Enter …

Kristalina Georgieva

Managing Director, International Monetary Fund

“The answer is, of course, we need countries that have caused the problem to meet their obligations,” Georgieva, speaking on the same panel as Davis, told the audience.

“What do we do in a world where a crisis upon a crisis, upon a crisis has lifted debt burdens on developing countries, and at the same time, they’re being hit by climate shocks?

I do believe that it is very important to think about finding a solution that marries these two problems, debt on one side [and] on the other side, climate.”

Debt for Climate

Georgieva: “We have been advocating for creating an objective platform in which … public institutions, philanthropy and private sector can step in.

“And let’s let’s take your example, [Bahamas].

“You suck in carbon. Why not provide to your creditors, not money, but carbon credits that have a monetary equivalent.

“Is that possible? Yes, it is possible. It is hard, but it is possible and the bank [CarrZee: the World Bank Group, I assume] and the fund — we have been thinking how to create key-performance indicators that would allow a country to swap its debt [for] investments in climate resilience, or in a mitigation program.”

Note this story from CNN, which gives the IMF boss’s comments to the New York Times event added urgency:

Another aspect of Georgieva’s speech might surprise. It’s related to the Bahamas’ creation of carbon credits, because higher carbon prices generally around the world will change market incentives to favor climate solutions and “punish” (financially speaking) the burning of fossil fuels.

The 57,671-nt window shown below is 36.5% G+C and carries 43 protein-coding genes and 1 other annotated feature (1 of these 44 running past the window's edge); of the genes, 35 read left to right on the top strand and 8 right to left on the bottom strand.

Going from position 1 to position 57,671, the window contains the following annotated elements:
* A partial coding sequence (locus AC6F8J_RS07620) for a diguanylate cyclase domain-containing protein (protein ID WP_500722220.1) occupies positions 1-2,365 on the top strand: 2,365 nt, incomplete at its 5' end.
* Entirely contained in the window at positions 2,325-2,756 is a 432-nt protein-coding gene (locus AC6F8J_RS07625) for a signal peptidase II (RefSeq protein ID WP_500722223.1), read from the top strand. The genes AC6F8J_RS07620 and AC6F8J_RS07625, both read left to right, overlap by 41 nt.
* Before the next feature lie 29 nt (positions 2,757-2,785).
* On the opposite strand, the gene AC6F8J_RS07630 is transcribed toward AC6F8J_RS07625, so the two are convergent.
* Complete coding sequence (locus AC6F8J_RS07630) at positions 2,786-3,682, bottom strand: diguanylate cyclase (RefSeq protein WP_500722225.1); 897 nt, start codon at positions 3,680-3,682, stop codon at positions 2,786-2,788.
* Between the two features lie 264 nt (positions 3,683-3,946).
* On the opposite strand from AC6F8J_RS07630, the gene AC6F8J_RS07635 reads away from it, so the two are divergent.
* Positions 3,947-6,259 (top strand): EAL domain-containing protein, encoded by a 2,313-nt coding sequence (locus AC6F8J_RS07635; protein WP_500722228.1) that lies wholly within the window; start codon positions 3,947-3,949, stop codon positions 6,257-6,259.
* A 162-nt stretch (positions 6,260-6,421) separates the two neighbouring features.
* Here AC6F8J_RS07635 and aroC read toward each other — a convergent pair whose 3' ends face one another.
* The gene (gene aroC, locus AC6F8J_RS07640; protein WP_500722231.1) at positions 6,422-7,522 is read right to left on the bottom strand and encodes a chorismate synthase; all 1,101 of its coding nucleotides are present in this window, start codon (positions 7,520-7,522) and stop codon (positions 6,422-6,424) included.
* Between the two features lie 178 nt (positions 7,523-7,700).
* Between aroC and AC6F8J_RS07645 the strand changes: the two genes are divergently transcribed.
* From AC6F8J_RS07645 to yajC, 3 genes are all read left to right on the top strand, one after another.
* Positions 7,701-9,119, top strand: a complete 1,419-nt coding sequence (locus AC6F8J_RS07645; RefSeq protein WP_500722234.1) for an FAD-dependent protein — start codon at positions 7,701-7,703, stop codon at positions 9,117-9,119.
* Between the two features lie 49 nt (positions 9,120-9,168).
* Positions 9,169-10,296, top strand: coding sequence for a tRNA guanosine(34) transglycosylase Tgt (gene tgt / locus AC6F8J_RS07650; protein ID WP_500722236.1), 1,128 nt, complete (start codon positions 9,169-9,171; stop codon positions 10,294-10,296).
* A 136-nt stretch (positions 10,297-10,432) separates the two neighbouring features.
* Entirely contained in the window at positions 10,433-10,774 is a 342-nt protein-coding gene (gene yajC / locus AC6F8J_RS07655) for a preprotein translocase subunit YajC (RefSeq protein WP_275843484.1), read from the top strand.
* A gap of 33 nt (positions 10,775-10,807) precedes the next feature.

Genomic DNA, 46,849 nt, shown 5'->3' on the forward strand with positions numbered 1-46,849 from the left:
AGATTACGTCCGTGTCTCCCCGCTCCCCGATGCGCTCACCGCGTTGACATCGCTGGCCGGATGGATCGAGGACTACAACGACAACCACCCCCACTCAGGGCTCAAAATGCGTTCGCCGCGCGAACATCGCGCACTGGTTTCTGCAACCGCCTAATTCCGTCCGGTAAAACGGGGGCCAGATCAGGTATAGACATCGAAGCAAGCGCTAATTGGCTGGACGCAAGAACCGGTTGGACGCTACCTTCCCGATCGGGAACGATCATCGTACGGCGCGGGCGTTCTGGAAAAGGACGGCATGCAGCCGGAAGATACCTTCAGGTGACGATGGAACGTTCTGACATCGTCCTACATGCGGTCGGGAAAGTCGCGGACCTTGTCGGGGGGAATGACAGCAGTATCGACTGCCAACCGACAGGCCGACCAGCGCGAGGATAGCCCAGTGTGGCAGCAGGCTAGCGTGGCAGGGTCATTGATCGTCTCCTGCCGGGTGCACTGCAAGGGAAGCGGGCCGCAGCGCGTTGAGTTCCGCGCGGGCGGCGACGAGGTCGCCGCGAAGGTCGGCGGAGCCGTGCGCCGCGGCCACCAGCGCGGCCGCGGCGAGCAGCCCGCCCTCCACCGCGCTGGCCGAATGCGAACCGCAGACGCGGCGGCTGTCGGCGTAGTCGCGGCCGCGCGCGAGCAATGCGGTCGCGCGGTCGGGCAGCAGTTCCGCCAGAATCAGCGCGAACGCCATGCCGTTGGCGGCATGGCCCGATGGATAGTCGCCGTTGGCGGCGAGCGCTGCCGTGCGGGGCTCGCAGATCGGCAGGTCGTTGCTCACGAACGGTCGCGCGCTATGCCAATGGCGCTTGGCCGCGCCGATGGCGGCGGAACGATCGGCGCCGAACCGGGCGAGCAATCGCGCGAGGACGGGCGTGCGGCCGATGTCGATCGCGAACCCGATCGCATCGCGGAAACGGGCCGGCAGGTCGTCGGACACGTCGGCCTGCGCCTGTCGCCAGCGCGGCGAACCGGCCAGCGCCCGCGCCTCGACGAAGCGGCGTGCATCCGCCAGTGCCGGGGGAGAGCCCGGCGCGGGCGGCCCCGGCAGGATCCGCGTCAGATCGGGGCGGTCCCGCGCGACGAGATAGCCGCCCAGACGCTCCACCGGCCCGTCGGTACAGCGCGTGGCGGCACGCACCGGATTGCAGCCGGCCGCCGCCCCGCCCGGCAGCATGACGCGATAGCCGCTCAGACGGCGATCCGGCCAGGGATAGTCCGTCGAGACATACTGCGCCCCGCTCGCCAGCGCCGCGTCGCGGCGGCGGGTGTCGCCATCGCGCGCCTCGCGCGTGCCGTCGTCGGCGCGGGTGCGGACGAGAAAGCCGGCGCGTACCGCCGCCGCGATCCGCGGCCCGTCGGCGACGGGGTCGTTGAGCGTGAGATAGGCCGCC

CarrZee: High carbon prices will incentivise companies and countries to find emission reductions at lower price/cost levels.

People will be able to make money from saving the climate.

Here is a plan for installing carbon prices in a politically credible way:

The thing that ‘cannot be missed

Georgieva: “I want to say something that we may miss in this conversation that cannot be missed.

We also have to create real incentive for businesses and households to reduce emissions by introducing [a carbon price where it doesn’t exist and where it does, increasing that price] — not today because energy prices are high. To go and say, ‘Oh, now you’re going to have a high carbon price’ [as well]– It’s not going to work [right now].

She continued: “But we know that energy prices are going to go down eventually. And when they go down carbon price must step in and go up.

“Here is the data — positive, good news. The carbon price globally doubled in the last year. So it was $3 a ton, now it is $6 a ton.

“Bad news? Where do we have to be to actually reach the Paris Agreement [targets]? We have to be at $75 a ton by 2030.”

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The panel was hosted by:

David Gelles

Climate Reporter, The New York Times

(The New York Times event was sponsored by Morgan Stanley. I could not see where the NYT wrote up the panel, if it did. Please send it to mathew@carrzee.net if you saw it. Thanks!)

note

The backwardation in the Dutch natgas market is not steep, indicating the market does not expect the Russia-Ukraine war will end anytime soon:

€/MWh: ICE